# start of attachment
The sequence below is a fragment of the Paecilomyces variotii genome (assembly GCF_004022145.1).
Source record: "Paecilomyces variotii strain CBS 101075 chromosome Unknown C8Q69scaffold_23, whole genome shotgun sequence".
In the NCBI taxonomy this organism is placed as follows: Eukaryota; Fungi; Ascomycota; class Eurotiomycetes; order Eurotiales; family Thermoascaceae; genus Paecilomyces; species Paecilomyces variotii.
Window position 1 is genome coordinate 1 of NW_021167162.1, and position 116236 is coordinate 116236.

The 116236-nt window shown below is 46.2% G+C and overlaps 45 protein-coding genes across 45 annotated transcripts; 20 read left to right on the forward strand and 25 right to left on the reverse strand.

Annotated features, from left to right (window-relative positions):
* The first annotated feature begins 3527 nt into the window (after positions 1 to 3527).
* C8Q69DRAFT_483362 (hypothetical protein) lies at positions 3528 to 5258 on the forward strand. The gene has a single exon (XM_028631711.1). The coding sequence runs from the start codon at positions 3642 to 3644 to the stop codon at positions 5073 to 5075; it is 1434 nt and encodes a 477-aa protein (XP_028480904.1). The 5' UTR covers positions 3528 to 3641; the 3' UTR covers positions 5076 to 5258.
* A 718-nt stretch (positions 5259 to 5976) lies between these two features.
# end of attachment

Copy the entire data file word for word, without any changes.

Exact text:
The sequence below is a fragment of the Paecilomyces variotii genome (assembly GCF_004022145.1).
Source record: "Paecilomyces variotii strain CBS 101075 chromosome Unknown C8Q69scaffold_23, whole genome shotgun sequence".
In the NCBI taxonomy this organism is placed as follows: Eukaryota; Fungi; Ascomycota; class Eurotiomycetes; order Eurotiales; family Thermoascaceae; genus Paecilomyces; species Paecilomyces variotii.
Window position 1 is genome coordinate 1 of NW_021167162.1, and position 116236 is coordinate 116236.

The 116236-nt window shown below is 46.2% G+C and overlaps 45 protein-coding genes across 45 annotated transcripts; 20 read left to right on the forward strand and 25 right to left on the reverse strand.

Annotated features, from left to right (window-relative positions):
* The first annotated feature begins 3527 nt into the window (after positions 1 to 3527).
* C8Q69DRAFT_483362 (hypothetical protein) lies at positions 3528 to 5258 on the forward strand. The gene has a single exon (XM_028631711.1). The coding sequence runs from the start codon at positions 3642 to 3644 to the stop codon at positions 5073 to 5075; it is 1434 nt and encodes a 477-aa protein (XP_028480904.1). The 5' UTR covers positions 3528 to 3641; the 3' UTR covers positions 5076 to 5258.
* A 718-nt stretch (positions 5259 to 5976) lies between these two features.